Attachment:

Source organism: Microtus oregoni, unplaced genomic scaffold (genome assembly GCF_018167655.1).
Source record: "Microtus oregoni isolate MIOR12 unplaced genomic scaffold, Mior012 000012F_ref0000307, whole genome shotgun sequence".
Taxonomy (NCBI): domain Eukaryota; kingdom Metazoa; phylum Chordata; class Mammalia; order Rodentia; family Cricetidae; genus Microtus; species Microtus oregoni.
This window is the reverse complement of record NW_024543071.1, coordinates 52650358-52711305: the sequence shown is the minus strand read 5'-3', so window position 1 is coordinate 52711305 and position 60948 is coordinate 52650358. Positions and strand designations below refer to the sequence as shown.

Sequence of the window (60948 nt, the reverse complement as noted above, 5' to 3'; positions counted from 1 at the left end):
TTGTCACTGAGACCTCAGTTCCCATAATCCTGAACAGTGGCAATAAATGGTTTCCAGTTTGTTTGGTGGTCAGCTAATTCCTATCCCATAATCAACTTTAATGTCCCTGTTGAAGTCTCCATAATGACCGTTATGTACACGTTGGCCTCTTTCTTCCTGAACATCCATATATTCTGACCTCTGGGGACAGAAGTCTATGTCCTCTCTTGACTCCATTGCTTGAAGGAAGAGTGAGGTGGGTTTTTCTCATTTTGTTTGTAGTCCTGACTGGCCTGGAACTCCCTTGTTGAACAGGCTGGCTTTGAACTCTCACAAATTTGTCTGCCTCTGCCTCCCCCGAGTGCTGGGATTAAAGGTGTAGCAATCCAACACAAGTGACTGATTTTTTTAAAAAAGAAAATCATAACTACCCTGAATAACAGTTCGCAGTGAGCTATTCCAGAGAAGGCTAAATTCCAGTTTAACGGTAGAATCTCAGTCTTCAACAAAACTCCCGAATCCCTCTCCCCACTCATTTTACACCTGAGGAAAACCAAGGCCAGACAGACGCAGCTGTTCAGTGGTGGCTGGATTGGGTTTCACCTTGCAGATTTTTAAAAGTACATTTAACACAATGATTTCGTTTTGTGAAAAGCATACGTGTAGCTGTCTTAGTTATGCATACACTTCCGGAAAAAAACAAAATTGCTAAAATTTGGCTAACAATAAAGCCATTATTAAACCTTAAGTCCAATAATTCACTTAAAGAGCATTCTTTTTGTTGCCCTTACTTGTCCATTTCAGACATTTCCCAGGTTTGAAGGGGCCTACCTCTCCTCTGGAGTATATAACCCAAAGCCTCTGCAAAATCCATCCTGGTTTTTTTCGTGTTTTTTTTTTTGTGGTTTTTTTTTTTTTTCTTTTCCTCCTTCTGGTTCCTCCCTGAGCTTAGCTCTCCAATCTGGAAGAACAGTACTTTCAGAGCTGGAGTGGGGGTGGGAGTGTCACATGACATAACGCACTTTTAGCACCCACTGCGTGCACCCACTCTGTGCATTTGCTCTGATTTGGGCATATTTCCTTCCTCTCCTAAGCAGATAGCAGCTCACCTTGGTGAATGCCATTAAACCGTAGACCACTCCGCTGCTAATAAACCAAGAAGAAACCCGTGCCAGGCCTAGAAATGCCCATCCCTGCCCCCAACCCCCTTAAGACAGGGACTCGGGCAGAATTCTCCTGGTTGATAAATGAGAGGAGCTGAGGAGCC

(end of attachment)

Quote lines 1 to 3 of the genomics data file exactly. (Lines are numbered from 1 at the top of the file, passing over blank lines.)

Source organism: Microtus oregoni, unplaced genomic scaffold (genome assembly GCF_018167655.1).
Source record: "Microtus oregoni isolate MIOR12 unplaced genomic scaffold, Mior012 000012F_ref0000307, whole genome shotgun sequence".
Taxonomy (NCBI): domain Eukaryota; kingdom Metazoa; phylum Chordata; class Mammalia; order Rodentia; family Cricetidae; genus Microtus; species Microtus oregoni.